For the last five years, Patrick Muiru, a city-based secondary school teacher, has been driving to work daily. Over this time, he has had an uneventful drive save for the usual hassles occasioned by the snarl-ups that characterise major city roads.
However, towards the end of last month, the unexpected happened. It was mid-morning and there was a thick mist. As he approached the traffic lights near the Nyayo Stadium roundabout, the car ahead of him slowed down without any warning.
Muiru rammed into the rear of the car. Thankfully, the damage to the other car was not extensive and the driver said they could settle the matter amicably, away from the glare of the hawk-eyed traffic police. They agreed that Muiru would pay Sh25,000 to repair the damaged car.
Although the deal was acceptable to him, he was stuck. He did not have that kind of money and had nobody in mind who could lend him the cash. Luckily, a colleague offered to bail him out.
Muiru’s predicament is not isolated. Many people get jolted when the unexpected happens and there is no fallback. These situations call for an emergency fund.
Unforeseen events can range from illness, accident or litigation to job loss. Are you prepared for such eventualities? If not, stop worrying and start an emergency fund.
Such a fund is a form of saving that can take care of essential needs, mostly your living expenses, for a given time. This is different from a loan, which you must refund whether with interest or not.
Although financial experts may not agree on how much is enough for an emergency fund, many contend that it should be equivalent to at least three to six months of your living expenses. However, the most realistic amount is that which would give you a sense of peace and security.
How do you set up an emergency fund? “The first step entails deciding how much you want to save. This should be pegged on the amount that would make you feel secure. However, if you have not been saving, you should start with small manageable amounts,” advises Millicent Obura, a financial expert working with a Nairobi firm.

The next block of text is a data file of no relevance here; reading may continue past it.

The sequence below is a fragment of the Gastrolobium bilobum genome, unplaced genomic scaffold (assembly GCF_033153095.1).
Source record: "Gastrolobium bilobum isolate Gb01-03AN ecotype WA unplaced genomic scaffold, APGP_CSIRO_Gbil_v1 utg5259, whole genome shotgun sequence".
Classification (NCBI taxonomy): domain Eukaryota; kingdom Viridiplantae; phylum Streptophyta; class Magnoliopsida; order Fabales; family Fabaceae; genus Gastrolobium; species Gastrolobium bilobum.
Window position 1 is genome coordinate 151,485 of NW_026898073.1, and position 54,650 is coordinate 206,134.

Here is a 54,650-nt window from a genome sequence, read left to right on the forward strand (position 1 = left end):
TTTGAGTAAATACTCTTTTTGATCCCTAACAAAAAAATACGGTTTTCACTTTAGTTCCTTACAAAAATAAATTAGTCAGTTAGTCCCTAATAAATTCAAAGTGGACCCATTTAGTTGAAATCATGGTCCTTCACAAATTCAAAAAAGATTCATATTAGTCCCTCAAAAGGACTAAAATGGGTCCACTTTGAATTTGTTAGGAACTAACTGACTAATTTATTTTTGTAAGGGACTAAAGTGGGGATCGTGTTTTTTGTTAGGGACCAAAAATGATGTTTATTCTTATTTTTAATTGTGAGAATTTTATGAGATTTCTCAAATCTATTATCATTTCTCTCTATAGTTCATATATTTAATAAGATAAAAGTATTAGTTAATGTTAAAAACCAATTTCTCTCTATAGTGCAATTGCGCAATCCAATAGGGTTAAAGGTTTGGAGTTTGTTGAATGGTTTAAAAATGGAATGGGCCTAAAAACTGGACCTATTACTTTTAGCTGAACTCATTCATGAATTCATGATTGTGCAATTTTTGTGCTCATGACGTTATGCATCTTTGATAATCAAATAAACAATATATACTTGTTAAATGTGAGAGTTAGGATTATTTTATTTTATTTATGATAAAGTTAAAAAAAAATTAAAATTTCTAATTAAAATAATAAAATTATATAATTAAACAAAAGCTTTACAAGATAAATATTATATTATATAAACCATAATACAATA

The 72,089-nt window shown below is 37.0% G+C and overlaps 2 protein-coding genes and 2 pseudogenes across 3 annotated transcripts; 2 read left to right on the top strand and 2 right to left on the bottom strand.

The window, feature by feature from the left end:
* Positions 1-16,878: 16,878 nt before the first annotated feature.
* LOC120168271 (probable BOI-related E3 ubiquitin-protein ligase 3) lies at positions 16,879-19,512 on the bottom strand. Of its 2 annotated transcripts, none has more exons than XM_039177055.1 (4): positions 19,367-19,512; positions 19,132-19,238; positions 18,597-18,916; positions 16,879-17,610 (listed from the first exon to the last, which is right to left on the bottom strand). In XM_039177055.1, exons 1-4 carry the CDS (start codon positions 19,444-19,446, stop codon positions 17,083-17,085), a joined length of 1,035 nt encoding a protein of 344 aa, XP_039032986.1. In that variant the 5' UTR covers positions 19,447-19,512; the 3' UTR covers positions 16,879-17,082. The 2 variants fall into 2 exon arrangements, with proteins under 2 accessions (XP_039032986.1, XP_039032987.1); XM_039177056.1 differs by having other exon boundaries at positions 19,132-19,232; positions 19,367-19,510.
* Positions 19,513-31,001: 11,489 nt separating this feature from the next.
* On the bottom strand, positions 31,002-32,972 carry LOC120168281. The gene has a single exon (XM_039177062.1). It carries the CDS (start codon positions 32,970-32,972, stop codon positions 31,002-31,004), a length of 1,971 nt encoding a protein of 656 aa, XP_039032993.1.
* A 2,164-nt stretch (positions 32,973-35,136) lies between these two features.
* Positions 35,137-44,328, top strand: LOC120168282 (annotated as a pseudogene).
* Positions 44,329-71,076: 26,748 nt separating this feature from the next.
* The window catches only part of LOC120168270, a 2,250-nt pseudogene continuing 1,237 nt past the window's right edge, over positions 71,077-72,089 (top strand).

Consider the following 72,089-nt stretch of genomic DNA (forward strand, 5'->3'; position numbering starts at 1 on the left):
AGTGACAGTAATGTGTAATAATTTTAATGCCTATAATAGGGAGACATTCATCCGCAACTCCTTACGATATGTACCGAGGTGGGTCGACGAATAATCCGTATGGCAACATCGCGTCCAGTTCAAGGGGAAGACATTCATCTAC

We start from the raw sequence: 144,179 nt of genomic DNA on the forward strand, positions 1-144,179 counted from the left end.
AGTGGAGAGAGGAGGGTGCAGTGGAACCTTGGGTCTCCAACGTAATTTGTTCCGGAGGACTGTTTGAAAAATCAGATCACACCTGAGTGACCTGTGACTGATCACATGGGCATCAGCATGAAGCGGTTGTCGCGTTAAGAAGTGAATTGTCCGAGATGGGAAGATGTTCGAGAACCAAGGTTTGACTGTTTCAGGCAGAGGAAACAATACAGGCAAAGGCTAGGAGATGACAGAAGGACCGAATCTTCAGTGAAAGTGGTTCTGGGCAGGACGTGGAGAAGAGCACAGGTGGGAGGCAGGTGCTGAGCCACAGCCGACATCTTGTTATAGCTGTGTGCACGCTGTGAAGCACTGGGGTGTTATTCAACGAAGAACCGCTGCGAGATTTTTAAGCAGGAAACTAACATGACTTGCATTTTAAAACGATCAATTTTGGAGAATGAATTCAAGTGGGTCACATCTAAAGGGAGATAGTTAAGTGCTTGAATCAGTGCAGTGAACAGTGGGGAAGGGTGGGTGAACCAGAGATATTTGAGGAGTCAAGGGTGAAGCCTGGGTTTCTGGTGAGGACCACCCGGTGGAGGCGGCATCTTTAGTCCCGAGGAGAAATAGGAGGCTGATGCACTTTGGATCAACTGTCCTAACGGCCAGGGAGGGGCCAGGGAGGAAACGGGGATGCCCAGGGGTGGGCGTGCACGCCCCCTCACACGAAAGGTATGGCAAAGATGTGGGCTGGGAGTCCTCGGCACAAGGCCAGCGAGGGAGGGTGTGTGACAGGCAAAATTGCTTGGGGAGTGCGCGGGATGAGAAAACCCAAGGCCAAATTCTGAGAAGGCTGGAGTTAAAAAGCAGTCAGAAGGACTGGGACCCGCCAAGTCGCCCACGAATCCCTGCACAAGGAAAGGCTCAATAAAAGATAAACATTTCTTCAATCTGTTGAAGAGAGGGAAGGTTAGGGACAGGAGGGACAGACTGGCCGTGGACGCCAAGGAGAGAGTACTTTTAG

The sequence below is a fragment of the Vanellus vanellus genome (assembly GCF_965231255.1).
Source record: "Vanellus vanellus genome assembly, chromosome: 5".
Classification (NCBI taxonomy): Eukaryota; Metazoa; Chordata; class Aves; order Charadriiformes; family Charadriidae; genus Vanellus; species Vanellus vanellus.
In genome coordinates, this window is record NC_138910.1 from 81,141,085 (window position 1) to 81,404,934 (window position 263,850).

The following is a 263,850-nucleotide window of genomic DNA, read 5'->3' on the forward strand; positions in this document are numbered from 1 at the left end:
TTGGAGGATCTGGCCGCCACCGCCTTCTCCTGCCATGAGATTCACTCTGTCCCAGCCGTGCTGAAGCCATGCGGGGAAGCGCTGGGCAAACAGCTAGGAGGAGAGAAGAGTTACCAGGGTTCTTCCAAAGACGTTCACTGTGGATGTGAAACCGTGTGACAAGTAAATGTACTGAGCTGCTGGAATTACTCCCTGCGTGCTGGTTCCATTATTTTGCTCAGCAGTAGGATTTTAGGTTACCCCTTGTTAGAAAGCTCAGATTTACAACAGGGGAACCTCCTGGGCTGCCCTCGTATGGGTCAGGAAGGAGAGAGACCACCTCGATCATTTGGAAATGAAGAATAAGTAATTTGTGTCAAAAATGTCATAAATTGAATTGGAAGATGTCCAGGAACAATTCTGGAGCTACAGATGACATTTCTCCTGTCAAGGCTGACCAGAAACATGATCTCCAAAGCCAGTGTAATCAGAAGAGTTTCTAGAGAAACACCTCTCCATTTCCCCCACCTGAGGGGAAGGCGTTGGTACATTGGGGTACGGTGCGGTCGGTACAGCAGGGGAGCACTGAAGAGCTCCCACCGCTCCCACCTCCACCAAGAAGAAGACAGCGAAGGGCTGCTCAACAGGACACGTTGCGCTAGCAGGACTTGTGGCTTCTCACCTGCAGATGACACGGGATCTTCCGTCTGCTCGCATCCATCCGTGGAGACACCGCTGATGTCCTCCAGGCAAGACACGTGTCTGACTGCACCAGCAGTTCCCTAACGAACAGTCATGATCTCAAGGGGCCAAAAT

She adds, “Then ensure that you have a bank account. It is advisable to open up a new savings account different from your salary or other accounts. Do not forget to shop around for a product that will attract less monthly charges and earn you interest.”
Experts advise that if you are not disciplined enough, you can have a standing order where a specific amount is sent to this account automatically.
Using this method, you will be surprised to see how your savings can grow to form a formidable emergency fund.
“After some time, it is important to evaluate how you have been performing. This will enable you to decide whether to rethink your strategy or continue saving in the same say,” offers Obura.
As you start building your emergency fund, bear in mind that you must choose wisely where you keep your money. It should be accessible and offer banking flexibility like that offered by mobile phone banking services.
“Although it may take time to build up your fund, you must get started. Evaluate your finances and determine how much you can afford to put away each day, week or month,” she says.
“The idea is to start building your emergency fund today. Saving Sh100 a day can add up to over Sh100,000 in less than three years. Do not wait for tomorrow,” observes Obura.
Savings: How much is enough for kitty?
• It’s best to split your savings – keep some on hand for emergencies and put the rest where it can work for you.
• Keep to what you can afford and make sure to save regularly.
• Just like you would save for a new car, work out how much you need to put aside, and set up a savings standing order for the right amount.
• Once you’ve met your target amount for the emergency fund, you may want to continue with the regular savings amount to fund other goals – you may well be used to this level of outgoings by then.
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